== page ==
This past Friday, I met a young man by the name of Anil Chawla. Both he and his wife, Varsha Chawla, helped host a meet-up for the AnalyticsCamp unconference scheduled for the following Saturday. Within moments of exchanging introductions, Anil handed over his business card.
Before I had an opportunity to review his information, Anil spoke about his Twitter application called TweetyMail. In a few short words, I understood this tool allowed users to interact with Twitter from within e-mail. The more I listened, the more I liked it.
For me, the immediate appeal was in receiving @mentions from Twitter. Currently, Twitter only e-mails direct messages (DM). With TweetyMail, anytime a user types @damondnollan, I will get an e-mail displaying the message. That is VERY cool!
Another function that stood out is the follow feature. By typing "email@example.com" in the TO: section of an e-mail and a person's Twitter username in the subject, I can start following people on Twitter with a simple e-mail message.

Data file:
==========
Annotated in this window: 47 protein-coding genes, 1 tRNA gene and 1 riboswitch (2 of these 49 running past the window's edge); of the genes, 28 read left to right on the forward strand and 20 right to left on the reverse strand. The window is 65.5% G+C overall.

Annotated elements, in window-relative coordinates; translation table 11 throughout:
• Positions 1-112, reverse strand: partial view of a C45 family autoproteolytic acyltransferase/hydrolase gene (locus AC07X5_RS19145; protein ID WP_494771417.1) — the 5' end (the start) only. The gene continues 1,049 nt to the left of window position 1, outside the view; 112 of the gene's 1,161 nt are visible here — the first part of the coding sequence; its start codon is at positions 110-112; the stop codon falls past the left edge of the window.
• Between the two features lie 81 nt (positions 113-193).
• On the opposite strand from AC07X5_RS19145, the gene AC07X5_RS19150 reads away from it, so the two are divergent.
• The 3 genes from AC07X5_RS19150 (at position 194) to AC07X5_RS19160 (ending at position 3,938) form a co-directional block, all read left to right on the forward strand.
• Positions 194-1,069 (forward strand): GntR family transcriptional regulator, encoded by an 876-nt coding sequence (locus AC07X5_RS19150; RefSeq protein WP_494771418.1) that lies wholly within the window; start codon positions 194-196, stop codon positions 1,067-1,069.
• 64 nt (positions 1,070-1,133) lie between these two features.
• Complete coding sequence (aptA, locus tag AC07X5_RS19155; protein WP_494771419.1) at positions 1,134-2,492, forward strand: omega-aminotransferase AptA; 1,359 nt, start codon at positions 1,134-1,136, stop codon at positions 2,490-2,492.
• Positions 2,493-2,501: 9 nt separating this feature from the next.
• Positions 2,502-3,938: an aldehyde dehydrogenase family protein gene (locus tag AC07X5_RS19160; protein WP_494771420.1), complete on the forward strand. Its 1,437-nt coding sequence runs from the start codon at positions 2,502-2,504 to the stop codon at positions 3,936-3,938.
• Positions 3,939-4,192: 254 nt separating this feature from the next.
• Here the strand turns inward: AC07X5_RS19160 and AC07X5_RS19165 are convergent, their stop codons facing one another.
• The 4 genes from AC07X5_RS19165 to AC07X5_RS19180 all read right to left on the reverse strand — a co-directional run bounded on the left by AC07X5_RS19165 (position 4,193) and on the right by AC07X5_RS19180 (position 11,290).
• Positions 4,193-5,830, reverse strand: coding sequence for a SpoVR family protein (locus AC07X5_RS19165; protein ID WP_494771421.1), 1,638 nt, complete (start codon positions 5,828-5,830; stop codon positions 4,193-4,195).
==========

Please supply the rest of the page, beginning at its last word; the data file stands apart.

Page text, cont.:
Following people through e-mail can come in handy. Think about the ease of use when at a conference or social gathering. With TweetyMail, I can follow people on Twitter in less time than it takes to create a new contact in a cellphone.
Both the follow and @mention functions make using Twitter from a handheld device so much easier. Before TweetyMail, I would have had to open UberTwitter on the Blackberry and wait for the pages to load. Sometimes, it took so long to load that I just gave up waiting, with the promise to check Twitter when I returned to my desk.
TweetyMail can do so much more than just follow and report @mentions. According to the web site, users can tweet text, images, and links, get the latest tweets from your friends, send a direct message, block users, stop following users, and receive alerts based on search terms.
Overall, I am very impressed with Anil and his TweetyMail. From what I understand, the project is 9 months in the making and he has about 1,400+ registered users to date.
If you're tired of using a slow third-party application to interact with Twitter, give TweetyMail a try.
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